Meat probes contain heat-reactive materials and measure temperature by gauging the reaction of the material when it comes in contact with the heated layers of meat. There are several different types of meat thermometers, including dial, bulb and digital models. Each of these types works differently.
A dial thermometer contains two different metals, and each expands at a different rate when exposed to heat. A needle made from these two metals probes the meat, and a coil of the same metals attaches to a pointer in front of a temperature dial. When the metals expand, the pressure in the coil turns the pointer, which stops in front of the marked temperature on the dial.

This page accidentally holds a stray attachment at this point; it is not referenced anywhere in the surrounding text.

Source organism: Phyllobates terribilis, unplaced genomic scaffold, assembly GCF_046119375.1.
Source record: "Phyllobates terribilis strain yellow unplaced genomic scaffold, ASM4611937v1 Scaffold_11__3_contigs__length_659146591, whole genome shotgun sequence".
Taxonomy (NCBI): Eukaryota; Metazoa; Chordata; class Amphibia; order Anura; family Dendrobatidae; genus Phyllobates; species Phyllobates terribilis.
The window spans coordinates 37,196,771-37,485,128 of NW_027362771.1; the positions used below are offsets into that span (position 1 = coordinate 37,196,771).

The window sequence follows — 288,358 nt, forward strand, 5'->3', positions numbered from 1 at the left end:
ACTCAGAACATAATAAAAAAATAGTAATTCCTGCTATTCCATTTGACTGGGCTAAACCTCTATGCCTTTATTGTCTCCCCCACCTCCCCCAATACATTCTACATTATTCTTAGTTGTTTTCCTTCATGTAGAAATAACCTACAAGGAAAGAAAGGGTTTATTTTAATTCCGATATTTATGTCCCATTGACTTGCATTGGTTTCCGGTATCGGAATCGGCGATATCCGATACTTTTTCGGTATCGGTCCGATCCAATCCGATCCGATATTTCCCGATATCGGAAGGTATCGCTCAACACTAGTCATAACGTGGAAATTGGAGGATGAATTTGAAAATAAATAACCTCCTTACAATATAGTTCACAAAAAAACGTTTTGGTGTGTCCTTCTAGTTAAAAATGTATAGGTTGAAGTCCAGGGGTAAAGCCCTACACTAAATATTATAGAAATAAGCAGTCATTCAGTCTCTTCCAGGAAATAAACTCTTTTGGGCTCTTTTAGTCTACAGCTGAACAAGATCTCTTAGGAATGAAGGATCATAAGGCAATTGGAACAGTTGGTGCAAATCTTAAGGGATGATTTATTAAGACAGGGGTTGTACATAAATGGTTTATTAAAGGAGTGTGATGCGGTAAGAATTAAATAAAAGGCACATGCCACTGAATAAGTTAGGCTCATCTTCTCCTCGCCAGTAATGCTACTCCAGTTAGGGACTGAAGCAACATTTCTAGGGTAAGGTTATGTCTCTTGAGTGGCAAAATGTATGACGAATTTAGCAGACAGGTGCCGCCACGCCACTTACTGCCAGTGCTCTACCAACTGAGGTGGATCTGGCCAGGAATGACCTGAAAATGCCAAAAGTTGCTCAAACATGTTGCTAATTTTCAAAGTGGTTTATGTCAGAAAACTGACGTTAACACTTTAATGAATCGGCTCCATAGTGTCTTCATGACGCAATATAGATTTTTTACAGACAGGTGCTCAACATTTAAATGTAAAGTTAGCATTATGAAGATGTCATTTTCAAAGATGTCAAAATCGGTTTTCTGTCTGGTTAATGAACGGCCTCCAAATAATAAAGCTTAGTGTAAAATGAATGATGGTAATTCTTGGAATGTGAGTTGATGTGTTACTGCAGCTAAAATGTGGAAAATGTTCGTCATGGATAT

A digital thermometer works on the principle that electricity has more difficulty passing through heated metal than cooled metal. A metal probe sticks into the meat, and then an electric current runs through the probe while a microchip measures the level of resistance. The digital screen shows this resistance as a temperature reading.
A bulb thermometer for kitchen use usually contains alcohol and red dye. The thermometer probes the meat, and the liquid reacts to the heat by expanding. The red liquid rises beside a vertical line marked with temperature readings and measures the expansion.